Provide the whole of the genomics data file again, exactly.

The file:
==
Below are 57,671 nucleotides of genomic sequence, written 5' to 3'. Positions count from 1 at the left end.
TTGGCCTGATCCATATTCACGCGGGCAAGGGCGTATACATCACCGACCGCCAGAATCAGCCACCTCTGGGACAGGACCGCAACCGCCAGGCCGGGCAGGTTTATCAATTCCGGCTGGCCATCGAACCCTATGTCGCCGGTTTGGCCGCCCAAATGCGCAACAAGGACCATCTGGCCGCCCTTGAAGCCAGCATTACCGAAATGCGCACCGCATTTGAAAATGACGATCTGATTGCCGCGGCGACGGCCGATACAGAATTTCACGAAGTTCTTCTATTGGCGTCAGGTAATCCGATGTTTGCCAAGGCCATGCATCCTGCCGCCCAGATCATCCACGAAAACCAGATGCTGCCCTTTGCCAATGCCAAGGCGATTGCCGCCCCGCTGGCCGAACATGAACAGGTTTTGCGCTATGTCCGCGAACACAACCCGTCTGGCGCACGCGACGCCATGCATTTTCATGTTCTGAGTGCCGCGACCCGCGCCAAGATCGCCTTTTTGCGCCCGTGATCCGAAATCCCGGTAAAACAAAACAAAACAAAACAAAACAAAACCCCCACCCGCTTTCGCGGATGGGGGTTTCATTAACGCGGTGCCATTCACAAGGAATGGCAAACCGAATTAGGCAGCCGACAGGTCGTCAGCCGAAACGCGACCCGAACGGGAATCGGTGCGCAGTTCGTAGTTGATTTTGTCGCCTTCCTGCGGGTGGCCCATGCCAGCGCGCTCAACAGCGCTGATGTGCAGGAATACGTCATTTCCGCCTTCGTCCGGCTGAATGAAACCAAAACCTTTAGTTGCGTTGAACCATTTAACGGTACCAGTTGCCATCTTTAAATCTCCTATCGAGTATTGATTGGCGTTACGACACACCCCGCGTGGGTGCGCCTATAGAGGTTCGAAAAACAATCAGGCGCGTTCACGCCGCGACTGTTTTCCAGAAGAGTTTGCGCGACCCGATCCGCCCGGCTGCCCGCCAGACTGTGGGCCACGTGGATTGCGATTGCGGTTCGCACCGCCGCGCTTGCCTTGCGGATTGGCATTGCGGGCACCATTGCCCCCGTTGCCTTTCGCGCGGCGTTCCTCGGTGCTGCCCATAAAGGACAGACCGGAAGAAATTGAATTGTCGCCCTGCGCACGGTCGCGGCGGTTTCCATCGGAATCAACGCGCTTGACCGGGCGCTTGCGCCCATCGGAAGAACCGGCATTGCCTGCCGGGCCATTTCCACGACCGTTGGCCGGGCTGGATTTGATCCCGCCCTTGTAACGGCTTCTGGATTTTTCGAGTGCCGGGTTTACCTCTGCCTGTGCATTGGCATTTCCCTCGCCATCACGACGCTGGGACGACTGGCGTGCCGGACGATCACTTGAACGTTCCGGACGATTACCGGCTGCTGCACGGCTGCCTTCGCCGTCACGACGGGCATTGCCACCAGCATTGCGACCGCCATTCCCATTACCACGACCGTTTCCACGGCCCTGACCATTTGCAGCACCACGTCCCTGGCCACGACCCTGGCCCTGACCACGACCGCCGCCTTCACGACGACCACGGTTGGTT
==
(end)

Below are 57,671 nucleotides of genomic sequence, written 5' to 3'. Positions count from 1 at the left end.
TTGGCCTGATCCATATTCACGCGGGCAAGGGCGTATACATCACCGACCGCCAGAATCAGCCACCTCTGGGACAGGACCGCAACCGCCAGGCCGGGCAGGTTTATCAATTCCGGCTGGCCATCGAACCCTATGTCGCCGGTTTGGCCGCCCAAATGCGCAACAAGGACCATCTGGCCGCCCTTGAAGCCAGCATTACCGAAATGCGCACCGCATTTGAAAATGACGATCTGATTGCCGCGGCGACGGCCGATACAGAATTTCACGAAGTTCTTCTATTGGCGTCAGGTAATCCGATGTTTGCCAAGGCCATGCATCCTGCCGCCCAGATCATCCACGAAAACCAGATGCTGCCCTTTGCCAATGCCAAGGCGATTGCCGCCCCGCTGGCCGAACATGAACAGGTTTTGCGCTATGTCCGCGAACACAACCCGTCTGGCGCACGCGACGCCATGCATTTTCATGTTCTGAGTGCCGCGACCCGCGCCAAGATCGCCTTTTTGCGCCCGTGATCCGAAATCCCGGTAAAACAAAACAAAACAAAACAAAACAAAACCCCCACCCGCTTTCGCGGATGGGGGTTTCATTAACGCGGTGCCATTCACAAGGAATGGCAAACCGAATTAGGCAGCCGACAGGTCGTCAGCCGAAACGCGACCCGAACGGGAATCGGTGCGCAGTTCGTAGTTGATTTTGTCGCCTTCCTGCGGGTGGCCCATGCCAGCGCGCTCAACAGCGCTGATGTGCAGGAATACGTCATTTCCGCCTTCGTCCGGCTGAATGAAACCAAAACCTTTAGTTGCGTTGAACCATTTAACGGTACCAGTTGCCATCTTTAAATCTCCTATCGAGTATTGATTGGCGTTACGACACACCCCGCGTGGGTGCGCCTATAGAGGTTCGAAAAACAATCAGGCGCGTTCACGCCGCGACTGTTTTCCAGAAGAGTTTGCGCGACCCGATCCGCCCGGCTGCCCGCCAGACTGTGGGCCACGTGGATTGCGATTGCGGTTCGCACCGCCGCGCTTGCCTTGCGGATTGGCATTGCGGGCACCATTGCCCCCGTTGCCTTTCGCGCGGCGTTCCTCGGTGCTGCCCATAAAGGACAGACCGGAAGAAATTGAATTGTCGCCCTGCGCACGGTCGCGGCGGTTTCCATCGGAATCAACGCGCTTGACCGGGCGCTTGCGCCCATCGGAAGAACCGGCATTGCCTGCCGGGCCATTTCCACGACCGTTGGCCGGGCTGGATTTGATCCCGCCCTTGTAACGGCTTCTGGATTTTTCGAGTGCCGGGTTTACCTCTGCCTGTGCATTGGCATTTCCCTCGCCATCACGACGCTGGGACGACTGGCGTGCCGGACGATCACTTGAACGTTCCGGACGATTACCGGCTGCTGCACGGCTGCCTTCGCCGTCACGACGGGCATTGCCACCAGCATTGCGACCGCCATTCCCATTACCACGACCGTTTCCACGGCCCTGACCATTTGCAGCACCACGTCCCTGGCCACGACCCTGGCCCTGACCACGACCGCCGCCTTCACGACGACCACGGTTGGTT